Raymond Williams in The Country and the City dismisses Jane Austen's depiction of the land around her as simply "weather or a place for a walk." In Emma's ideology, however, there is a tension between an ostensibly apolitical stance, which is de facto conservative in working to maintain the status quo, and the extent to which a more progressive agenda can be seen through the social mobility of certain principle characters, albeit by "conservative means." For all the leisure, picnics, and parties that constitute the greater part of Emma, labor is evident and valued. The country may be largely "weather and a place for a walk," but in the spirit of the Romanticism of Jane Austen's time, appreciation of and physical and psychological connectedness with the land becomes a virtue, one more component of the moral character.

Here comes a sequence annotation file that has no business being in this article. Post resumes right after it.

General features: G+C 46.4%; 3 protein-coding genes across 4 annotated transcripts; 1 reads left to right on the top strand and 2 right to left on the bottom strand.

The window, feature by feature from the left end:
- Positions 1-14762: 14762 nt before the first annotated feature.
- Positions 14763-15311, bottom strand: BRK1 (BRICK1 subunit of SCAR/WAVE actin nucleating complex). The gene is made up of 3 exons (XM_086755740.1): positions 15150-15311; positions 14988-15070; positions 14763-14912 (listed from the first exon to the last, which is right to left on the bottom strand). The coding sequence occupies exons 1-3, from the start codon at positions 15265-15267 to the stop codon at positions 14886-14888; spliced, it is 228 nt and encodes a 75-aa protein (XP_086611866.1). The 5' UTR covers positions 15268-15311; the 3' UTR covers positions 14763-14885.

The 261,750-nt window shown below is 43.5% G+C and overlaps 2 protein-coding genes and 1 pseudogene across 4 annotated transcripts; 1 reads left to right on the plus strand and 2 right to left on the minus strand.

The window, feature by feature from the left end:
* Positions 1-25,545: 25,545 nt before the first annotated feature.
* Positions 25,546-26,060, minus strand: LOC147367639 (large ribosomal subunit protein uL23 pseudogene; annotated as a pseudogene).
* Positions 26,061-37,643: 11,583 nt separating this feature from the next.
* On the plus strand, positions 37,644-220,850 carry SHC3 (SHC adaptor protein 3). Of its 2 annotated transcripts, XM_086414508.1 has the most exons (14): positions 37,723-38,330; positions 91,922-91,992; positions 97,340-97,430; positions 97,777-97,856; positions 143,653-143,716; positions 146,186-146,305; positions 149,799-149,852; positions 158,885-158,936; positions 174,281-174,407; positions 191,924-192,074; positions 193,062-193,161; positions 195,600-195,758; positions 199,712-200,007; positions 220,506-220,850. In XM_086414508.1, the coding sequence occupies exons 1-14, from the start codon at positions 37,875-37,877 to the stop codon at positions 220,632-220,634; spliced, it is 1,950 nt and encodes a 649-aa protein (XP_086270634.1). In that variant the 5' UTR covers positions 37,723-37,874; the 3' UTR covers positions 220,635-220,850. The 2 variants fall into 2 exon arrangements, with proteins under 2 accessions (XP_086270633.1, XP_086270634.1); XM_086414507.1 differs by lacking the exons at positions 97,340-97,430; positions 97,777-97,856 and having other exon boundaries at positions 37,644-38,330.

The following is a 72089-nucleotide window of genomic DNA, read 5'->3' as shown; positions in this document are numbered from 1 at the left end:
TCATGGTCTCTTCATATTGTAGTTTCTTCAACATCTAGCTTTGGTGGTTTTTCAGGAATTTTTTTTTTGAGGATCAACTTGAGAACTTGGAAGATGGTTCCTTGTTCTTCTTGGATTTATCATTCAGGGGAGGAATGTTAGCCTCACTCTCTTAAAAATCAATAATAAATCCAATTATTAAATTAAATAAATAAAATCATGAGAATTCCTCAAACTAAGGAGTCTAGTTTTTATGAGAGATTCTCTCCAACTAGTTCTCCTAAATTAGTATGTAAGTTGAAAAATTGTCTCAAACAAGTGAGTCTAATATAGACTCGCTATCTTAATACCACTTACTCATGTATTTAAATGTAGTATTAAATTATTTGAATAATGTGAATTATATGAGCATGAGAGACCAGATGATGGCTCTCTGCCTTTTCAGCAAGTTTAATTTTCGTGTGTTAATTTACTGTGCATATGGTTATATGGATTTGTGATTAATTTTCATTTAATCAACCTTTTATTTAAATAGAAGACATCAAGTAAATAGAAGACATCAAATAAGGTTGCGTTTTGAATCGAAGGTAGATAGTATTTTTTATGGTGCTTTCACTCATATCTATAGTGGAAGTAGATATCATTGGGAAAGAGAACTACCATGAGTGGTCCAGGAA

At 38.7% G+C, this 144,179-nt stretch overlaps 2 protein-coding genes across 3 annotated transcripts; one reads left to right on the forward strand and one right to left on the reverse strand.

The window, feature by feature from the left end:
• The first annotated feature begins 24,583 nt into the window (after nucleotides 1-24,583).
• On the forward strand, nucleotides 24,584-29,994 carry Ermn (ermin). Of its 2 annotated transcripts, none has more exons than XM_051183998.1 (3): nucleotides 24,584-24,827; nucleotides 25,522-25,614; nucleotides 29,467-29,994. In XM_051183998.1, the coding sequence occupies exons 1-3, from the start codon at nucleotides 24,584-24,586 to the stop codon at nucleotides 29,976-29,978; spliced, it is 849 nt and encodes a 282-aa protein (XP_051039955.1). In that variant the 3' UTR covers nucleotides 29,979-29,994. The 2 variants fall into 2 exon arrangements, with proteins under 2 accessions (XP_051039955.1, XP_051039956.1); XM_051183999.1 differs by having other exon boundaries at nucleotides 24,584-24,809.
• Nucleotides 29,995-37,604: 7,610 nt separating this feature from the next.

“Emma and the Countryside: Weather and a Place for a Walk.” Persuasions: The Jane Austen Journal, vol. 21, 1999, pp. 44-52. http://www.jasna.org/publications/persuasions/no21/toohey/